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In a city named Greenville, one might expect its citizens to have a certain respect for the environment. But the team behind the Peace Center for the Performing Arts in Greenville, S.C. has taken the cause to a whole new level, becoming the first performing arts center in the country to generate zero landfill waste. The key to their success is a partnership with a local, family-run and environmentally friendly waste management company, WasteCo Inc. As explained in a recent Peace Center press release, the multi-step recycling process works like this:
All waste from the Peace Center is taken directly to VLS Recovery Services or Greenpointe Recycling Center. Once there, the material is sorted for recyclable material. The unsalvageable material is shredded and taken to a gasification site. The material is then fed into a gasifier, where the waste and oxygen create synthetic gas (syngas). This syngas can then be cleaned for any impurities and used for energy.
The program is especially impressive given that the Peace Center is no small outfit. Occupying a six acre downtown site where a textile plant and a mayonnaise factory once operated, the campus boasts seven different venues in addition to administrative and production offices. They draw more than 360,000 people a year and present over 600 events including, this season, the national tours of Newsies and Matilda the Musical. The Center generates some $25 million a year in economic activity.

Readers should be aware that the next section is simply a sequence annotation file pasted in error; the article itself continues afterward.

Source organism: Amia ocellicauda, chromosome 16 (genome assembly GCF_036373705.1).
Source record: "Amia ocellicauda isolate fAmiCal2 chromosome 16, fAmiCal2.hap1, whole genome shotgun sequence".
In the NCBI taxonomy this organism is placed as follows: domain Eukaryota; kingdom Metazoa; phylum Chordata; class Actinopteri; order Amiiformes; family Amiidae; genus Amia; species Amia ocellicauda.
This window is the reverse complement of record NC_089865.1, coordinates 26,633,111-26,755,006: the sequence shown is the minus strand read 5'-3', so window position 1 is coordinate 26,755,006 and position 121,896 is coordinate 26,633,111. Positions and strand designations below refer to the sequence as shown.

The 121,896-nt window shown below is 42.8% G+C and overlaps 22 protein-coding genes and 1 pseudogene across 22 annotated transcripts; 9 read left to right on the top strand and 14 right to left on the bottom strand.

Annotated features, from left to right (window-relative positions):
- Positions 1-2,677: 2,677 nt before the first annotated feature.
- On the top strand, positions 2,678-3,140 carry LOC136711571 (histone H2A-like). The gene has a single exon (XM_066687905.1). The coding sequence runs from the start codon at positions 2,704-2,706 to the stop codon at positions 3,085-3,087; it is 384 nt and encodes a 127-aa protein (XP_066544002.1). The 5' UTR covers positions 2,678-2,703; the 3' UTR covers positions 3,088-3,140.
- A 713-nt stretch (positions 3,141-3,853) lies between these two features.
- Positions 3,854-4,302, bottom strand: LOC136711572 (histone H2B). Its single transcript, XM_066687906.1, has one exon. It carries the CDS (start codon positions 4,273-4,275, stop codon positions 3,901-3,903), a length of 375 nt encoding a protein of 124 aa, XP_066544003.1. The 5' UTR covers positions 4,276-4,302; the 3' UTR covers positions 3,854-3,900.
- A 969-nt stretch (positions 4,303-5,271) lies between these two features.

Maureen Shallcross, VP of Operations for the Peace Center, spearheaded the zero waste effort, and found no resistance from any of the involved parties. Indeed, quite the opposite. “Eliminating the need for staff to sort was a value added,” she observed, and because WasteCo was their existing vendor, there was continuity on the service side of the equation. In addition to the zero waste success, Ms. Shallcross pointed to their other green initiatives which includes battery recycling and an annual electronics recycling program. Also, they have recently completed an ASHRAE Level III energy assessment and will use the results to plan short term and long term cost-effective energy conservation measures. Facebook, Twitter, Instagram and an expansive website all play a part in getting the green word out to their audience, alongside mentions in the local media.
When asked if she had any planning suggestions for the Broadway community, Ms. Shallcross gave validity to the BGA’s methodology: “Find an individual within your organization with passion about sustainability and charge him/her with pulling together a green team across departments to ensure institutional commitment to a program.” Our Green Captains program falls right in line with this solid advice.